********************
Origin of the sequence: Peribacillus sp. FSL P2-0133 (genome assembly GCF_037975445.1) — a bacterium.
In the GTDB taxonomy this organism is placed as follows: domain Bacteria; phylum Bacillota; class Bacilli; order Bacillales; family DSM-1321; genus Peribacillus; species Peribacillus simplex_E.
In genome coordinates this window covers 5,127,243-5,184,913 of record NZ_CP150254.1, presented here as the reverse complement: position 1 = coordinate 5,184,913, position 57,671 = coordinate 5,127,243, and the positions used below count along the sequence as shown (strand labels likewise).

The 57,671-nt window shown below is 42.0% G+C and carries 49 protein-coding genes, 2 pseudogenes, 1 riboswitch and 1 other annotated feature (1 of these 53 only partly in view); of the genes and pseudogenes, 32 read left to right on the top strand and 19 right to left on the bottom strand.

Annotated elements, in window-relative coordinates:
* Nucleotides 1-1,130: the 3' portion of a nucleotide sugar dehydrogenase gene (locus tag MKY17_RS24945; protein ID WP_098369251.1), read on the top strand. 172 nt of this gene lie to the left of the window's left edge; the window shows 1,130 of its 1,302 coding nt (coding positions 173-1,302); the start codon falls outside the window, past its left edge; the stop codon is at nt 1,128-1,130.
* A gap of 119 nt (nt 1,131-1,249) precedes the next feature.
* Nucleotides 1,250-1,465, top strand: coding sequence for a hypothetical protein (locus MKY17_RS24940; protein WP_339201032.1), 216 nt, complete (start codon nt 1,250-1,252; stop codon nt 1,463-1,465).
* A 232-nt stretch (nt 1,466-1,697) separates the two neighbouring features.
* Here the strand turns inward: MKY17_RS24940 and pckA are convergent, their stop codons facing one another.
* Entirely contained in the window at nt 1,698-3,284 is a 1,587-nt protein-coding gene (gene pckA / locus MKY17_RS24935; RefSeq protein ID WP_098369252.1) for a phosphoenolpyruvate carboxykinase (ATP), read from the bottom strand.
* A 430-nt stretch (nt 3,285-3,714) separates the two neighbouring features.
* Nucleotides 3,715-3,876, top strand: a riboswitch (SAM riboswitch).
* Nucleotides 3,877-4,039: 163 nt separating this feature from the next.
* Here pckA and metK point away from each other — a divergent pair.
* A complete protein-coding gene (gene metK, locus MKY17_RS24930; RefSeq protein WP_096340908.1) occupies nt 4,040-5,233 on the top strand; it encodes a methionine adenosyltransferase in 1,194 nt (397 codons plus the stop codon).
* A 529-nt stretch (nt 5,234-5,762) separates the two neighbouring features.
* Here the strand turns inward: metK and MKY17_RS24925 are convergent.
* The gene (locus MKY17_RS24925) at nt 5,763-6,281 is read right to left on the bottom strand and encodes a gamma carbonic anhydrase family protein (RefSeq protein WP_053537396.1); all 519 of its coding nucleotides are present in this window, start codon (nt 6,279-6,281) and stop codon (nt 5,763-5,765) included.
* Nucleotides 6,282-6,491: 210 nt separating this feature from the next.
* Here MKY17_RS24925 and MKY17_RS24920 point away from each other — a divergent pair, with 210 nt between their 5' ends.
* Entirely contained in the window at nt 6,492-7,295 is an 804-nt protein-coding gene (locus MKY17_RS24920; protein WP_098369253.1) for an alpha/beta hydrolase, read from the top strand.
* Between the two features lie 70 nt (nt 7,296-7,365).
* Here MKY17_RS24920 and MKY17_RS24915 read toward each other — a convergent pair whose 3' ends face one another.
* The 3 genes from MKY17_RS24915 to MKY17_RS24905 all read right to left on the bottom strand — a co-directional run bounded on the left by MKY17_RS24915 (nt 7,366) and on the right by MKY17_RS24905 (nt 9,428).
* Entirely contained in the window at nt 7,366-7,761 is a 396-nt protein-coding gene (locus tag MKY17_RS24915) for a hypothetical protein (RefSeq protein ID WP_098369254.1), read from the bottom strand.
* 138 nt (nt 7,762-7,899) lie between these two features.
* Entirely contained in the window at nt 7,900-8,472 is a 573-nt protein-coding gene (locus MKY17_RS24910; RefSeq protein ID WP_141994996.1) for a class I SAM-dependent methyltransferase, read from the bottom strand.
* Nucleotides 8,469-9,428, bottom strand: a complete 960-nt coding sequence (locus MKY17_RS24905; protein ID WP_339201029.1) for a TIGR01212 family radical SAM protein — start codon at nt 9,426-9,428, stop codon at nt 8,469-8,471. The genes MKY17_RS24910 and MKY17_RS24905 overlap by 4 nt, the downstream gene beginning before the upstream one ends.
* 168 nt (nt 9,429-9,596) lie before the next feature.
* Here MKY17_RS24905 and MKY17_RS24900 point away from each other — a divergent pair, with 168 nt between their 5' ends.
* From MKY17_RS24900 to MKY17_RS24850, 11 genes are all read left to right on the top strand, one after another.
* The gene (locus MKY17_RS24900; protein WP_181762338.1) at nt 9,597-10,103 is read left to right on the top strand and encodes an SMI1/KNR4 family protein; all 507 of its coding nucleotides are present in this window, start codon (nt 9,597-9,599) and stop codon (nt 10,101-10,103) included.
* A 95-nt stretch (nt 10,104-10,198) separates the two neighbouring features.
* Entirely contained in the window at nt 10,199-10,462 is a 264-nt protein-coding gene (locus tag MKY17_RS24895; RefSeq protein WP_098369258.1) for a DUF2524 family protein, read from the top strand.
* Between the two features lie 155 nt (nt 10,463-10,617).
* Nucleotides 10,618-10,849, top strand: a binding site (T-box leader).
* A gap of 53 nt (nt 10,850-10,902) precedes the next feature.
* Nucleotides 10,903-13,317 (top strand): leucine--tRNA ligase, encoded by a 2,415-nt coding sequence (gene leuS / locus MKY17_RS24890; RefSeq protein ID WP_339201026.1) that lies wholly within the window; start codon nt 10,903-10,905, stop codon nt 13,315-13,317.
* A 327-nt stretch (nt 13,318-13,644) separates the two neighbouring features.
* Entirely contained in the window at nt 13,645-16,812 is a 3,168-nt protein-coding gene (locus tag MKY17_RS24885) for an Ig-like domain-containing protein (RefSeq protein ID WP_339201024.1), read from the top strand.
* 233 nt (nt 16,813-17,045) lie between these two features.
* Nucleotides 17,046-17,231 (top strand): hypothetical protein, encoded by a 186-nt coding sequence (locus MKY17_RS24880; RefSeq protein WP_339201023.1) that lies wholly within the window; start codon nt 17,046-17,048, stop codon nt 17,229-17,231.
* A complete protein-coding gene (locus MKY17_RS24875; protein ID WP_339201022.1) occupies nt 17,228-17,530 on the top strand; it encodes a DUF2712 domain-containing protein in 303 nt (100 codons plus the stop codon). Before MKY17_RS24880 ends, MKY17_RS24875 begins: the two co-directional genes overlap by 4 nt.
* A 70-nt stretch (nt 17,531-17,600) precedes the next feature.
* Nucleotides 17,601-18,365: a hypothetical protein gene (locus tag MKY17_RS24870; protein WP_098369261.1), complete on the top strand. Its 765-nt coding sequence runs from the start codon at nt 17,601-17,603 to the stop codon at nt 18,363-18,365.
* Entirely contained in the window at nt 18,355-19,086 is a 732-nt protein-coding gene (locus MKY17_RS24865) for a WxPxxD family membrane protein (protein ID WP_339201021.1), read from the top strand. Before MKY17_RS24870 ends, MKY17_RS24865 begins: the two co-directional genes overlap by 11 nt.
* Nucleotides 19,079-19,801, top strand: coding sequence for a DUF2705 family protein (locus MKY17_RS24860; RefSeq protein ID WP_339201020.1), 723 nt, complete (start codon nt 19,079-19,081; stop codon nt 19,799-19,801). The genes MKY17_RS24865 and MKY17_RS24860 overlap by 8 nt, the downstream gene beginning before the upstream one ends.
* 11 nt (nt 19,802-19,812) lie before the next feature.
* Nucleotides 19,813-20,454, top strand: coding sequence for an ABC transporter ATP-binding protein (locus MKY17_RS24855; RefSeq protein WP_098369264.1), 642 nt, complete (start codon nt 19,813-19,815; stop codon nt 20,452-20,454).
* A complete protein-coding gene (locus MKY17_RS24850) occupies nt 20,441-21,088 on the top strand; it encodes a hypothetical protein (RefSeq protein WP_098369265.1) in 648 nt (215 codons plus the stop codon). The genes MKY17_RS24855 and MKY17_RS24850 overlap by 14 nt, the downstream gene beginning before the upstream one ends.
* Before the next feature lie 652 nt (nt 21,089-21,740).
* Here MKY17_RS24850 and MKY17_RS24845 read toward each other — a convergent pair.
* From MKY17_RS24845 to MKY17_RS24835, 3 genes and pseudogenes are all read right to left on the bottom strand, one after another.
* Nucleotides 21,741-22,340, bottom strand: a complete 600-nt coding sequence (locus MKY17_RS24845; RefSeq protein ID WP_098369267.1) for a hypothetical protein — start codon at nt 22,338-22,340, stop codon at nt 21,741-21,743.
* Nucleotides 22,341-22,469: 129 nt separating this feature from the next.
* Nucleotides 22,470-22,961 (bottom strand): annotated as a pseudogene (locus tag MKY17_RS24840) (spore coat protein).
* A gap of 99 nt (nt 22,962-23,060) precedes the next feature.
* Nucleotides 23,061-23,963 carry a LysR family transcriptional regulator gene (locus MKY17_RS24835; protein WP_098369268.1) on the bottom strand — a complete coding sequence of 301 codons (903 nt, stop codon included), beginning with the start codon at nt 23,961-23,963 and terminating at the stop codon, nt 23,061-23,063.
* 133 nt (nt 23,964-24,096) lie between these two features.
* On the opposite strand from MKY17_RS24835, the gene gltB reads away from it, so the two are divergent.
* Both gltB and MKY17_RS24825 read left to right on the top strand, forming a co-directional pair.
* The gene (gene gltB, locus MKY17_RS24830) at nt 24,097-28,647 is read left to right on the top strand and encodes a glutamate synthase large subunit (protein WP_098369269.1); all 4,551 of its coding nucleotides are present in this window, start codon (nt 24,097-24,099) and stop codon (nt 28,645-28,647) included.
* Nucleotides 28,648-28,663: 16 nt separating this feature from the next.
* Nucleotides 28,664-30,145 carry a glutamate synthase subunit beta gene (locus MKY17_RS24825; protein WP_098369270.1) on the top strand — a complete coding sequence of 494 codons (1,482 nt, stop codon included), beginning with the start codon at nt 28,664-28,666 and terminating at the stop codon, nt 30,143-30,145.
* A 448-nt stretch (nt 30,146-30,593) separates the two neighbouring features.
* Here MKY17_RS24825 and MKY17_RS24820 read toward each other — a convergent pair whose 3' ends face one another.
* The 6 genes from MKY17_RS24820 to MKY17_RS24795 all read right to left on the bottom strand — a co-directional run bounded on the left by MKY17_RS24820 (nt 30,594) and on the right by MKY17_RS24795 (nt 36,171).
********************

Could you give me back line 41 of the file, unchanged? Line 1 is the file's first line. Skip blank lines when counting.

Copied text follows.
* Entirely contained in the window at nt 13,645-16,812 is a 3,168-nt protein-coding gene (locus tag MKY17_RS24885) for an Ig-like domain-containing protein (RefSeq protein ID WP_339201024.1), read from the top strand.